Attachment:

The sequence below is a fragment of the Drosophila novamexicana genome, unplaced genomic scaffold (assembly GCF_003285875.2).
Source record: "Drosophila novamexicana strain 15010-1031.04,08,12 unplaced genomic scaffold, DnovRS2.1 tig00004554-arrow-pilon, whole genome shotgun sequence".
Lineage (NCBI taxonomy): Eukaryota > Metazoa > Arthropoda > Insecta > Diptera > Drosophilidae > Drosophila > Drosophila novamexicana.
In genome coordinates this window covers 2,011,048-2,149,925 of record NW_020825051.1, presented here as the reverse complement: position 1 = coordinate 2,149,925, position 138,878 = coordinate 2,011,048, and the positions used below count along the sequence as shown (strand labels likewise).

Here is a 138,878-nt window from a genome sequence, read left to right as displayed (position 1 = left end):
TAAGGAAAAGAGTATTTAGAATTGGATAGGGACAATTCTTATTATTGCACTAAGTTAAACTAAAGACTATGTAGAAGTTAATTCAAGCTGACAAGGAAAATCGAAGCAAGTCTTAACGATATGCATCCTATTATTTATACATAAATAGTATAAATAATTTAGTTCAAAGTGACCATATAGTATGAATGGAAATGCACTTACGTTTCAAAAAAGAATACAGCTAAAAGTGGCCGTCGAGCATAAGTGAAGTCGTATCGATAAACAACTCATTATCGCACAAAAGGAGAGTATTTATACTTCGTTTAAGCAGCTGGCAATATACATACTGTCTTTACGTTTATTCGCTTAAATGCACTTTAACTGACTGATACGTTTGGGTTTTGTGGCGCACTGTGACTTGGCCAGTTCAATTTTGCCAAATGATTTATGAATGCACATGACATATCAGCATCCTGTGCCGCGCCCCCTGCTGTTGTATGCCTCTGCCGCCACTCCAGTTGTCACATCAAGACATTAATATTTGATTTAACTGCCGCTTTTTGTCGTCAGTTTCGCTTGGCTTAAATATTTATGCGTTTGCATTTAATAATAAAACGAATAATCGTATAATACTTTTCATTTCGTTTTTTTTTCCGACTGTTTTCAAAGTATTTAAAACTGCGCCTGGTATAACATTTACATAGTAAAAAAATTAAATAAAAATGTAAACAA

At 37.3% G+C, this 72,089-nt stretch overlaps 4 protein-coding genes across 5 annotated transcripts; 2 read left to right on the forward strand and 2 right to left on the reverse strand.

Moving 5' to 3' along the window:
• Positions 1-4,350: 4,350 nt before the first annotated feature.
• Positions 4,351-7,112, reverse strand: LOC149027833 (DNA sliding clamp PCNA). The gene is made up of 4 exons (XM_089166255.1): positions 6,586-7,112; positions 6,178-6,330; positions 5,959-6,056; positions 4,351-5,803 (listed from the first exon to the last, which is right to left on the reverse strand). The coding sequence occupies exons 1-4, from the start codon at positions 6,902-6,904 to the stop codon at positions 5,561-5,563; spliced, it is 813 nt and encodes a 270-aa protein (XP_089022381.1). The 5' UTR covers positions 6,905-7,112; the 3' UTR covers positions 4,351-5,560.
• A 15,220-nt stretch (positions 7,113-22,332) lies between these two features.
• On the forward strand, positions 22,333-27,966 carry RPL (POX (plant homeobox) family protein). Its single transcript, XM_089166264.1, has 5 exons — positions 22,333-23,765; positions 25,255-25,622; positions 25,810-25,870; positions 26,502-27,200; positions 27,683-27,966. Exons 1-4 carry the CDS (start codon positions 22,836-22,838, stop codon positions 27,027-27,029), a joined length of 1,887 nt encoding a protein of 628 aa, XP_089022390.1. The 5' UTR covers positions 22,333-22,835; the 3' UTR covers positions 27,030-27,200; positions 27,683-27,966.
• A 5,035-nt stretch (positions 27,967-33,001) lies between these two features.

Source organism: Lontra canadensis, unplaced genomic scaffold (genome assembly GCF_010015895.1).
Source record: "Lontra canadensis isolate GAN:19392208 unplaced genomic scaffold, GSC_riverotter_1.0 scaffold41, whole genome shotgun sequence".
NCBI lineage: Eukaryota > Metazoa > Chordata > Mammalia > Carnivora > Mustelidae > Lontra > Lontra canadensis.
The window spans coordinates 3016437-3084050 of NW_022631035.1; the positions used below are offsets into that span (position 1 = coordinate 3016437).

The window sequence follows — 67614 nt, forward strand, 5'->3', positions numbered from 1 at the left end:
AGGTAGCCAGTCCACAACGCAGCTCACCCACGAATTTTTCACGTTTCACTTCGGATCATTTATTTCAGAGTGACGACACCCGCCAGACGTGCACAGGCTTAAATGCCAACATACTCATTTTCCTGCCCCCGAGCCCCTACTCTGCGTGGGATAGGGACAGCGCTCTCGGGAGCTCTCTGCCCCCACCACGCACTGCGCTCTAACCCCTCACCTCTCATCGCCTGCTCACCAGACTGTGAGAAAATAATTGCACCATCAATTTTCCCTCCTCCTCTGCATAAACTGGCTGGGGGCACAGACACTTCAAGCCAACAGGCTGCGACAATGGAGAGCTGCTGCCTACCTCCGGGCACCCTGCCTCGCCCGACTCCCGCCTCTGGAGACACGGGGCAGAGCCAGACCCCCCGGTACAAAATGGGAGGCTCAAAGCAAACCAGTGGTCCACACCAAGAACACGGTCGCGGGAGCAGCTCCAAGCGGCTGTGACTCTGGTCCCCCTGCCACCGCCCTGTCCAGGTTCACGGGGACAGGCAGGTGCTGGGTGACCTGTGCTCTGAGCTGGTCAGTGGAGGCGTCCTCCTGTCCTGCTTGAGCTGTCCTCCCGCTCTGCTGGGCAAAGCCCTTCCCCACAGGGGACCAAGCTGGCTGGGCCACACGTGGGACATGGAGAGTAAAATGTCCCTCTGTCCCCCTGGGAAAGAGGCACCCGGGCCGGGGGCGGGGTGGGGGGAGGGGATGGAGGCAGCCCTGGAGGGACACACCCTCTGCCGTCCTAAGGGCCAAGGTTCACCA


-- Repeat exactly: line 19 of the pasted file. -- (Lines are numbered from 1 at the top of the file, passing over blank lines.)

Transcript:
AGGTAGCCAGTCCACAACGCAGCTCACCCACGAATTTTTCACGTTTCACTTCGGATCATTTATTTCAGAGTGACGACACCCGCCAGACGTGCACAGGCTTAAATGCCAACATACTCATTTTCCTGCCCCCGAGCCCCTACTCTGCGTGGGATAGGGACAGCGCTCTCGGGAGCTCTCTGCCCCCACCACGCACTGCGCTCTAACCCCTCACCTCTCATCGCCTGCTCACCAGACTGTGAGAAAATAATTGCACCATCAATTTTCCCTCCTCCTCTGCATAAACTGGCTGGGGGCACAGACACTTCAAGCCAACAGGCTGCGACAATGGAGAGCTGCTGCCTACCTCCGGGCACCCTGCCTCGCCCGACTCCCGCCTCTGGAGACACGGGGCAGAGCCAGACCCCCCGGTACAAAATGGGAGGCTCAAAGCAAACCAGTGGTCCACACCAAGAACACGGTCGCGGGAGCAGCTCCAAGCGGCTGTGACTCTGGTCCCCCTGCCACCGCCCTGTCCAGGTTCACGGGGACAGGCAGGTGCTGGGTGACCTGTGCTCTGAGCTGGTCAGTGGAGGCGTCCTCCTGTCCTGCTTGAGCTGTCCTCCCGCTCTGCTGGGCAAAGCCCTTCCCCACAGGGGACCAAGCTGGCTGGGCCACACGTGGGACATGGAGAGTAAAATGTCCCTCTGTCCCCCTGGGAAAGAGGCACCCGGGCCGGGGGCGGGGTGGGGGGAGGGGATGGAGGCAGCCCTGGAGGGACACACCCTCTGCCGTCCTAAGGGCCAAGGTTCACCA